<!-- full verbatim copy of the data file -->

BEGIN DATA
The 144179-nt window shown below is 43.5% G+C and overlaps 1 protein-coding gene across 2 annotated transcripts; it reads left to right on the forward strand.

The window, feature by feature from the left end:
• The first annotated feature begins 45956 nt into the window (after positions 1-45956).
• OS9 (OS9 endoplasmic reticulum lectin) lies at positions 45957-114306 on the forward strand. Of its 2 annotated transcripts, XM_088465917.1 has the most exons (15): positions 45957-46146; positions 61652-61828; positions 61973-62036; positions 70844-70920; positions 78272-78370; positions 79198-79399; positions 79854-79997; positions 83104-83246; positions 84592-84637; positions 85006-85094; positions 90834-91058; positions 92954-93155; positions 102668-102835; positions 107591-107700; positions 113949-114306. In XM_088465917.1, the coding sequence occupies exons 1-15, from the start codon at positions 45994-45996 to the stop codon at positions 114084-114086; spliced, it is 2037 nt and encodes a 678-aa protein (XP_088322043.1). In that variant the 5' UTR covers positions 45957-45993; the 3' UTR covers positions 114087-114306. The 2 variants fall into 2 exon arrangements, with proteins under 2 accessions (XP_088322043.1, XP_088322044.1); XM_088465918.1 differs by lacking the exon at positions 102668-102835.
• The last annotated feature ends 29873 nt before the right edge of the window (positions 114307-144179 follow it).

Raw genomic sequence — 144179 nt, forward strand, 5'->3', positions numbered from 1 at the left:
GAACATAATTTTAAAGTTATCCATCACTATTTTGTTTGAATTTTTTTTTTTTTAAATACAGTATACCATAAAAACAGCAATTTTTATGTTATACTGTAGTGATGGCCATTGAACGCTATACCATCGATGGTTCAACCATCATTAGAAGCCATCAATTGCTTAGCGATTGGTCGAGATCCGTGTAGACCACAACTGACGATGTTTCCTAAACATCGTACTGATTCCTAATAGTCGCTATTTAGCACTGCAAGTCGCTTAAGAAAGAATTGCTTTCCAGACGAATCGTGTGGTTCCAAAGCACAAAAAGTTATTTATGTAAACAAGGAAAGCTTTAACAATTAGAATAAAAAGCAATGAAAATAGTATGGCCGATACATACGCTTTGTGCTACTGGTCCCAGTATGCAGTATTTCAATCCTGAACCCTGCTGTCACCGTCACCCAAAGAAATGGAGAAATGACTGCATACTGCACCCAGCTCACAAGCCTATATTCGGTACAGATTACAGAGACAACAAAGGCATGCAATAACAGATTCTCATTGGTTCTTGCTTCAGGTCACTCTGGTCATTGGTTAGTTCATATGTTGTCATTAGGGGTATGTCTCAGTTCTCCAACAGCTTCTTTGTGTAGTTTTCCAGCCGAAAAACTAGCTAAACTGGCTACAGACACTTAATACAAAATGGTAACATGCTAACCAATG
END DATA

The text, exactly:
The 144179-nt window shown below is 43.5% G+C and overlaps 1 protein-coding gene across 2 annotated transcripts; it reads left to right on the forward strand.

The window, feature by feature from the left end:
• The first annotated feature begins 45956 nt into the window (after positions 1-45956).
• OS9 (OS9 endoplasmic reticulum lectin) lies at positions 45957-114306 on the forward strand. Of its 2 annotated transcripts, XM_088465917.1 has the most exons (15): positions 45957-46146; positions 61652-61828; positions 61973-62036; positions 70844-70920; positions 78272-78370; positions 79198-79399; positions 79854-79997; positions 83104-83246; positions 84592-84637; positions 85006-85094; positions 90834-91058; positions 92954-93155; positions 102668-102835; positions 107591-107700; positions 113949-114306. In XM_088465917.1, the coding sequence occupies exons 1-15, from the start codon at positions 45994-45996 to the stop codon at positions 114084-114086; spliced, it is 2037 nt and encodes a 678-aa protein (XP_088322043.1). In that variant the 5' UTR covers positions 45957-45993; the 3' UTR covers positions 114087-114306. The 2 variants fall into 2 exon arrangements, with proteins under 2 accessions (XP_088322043.1, XP_088322044.1); XM_088465918.1 differs by lacking the exon at positions 102668-102835.
• The last annotated feature ends 29873 nt before the right edge of the window (positions 114307-144179 follow it).

Raw genomic sequence — 144179 nt, forward strand, 5'->3', positions numbered from 1 at the left:
GAACATAATTTTAAAGTTATCCATCACTATTTTGTTTGAATTTTTTTTTTTTTAAATACAGTATACCATAAAAACAGCAATTTTTATGTTATACTGTAGTGATGGCCATTGAACGCTATACCATCGATGGTTCAACCATCATTAGAAGCCATCAATTGCTTAGCGATTGGTCGAGATCCGTGTAGACCACAACTGACGATGTTTCCTAAACATCGTACTGATTCCTAATAGTCGCTATTTAGCACTGCAAGTCGCTTAAGAAAGAATTGCTTTCCAGACGAATCGTGTGGTTCCAAAGCACAAAAAGTTATTTATGTAAACAAGGAAAGCTTTAACAATTAGAATAAAAAGCAATGAAAATAGTATGGCCGATACATACGCTTTGTGCTACTGGTCCCAGTATGCAGTATTTCAATCCTGAACCCTGCTGTCACCGTCACCCAAAGAAATGGAGAAATGACTGCATACTGCACCCAGCTCACAAGCCTATATTCGGTACAGATTACAGAGACAACAAAGGCATGCAATAACAGATTCTCATTGGTTCTTGCTTCAGGTCACTCTGGTCATTGGTTAGTTCATATGTTGTCATTAGGGGTATGTCTCAGTTCTCCAACAGCTTCTTTGTGTAGTTTTCCAGCCGAAAAACTAGCTAAACTGGCTACAGACACTTAATACAAAATGGTAACATGCTAACCAATG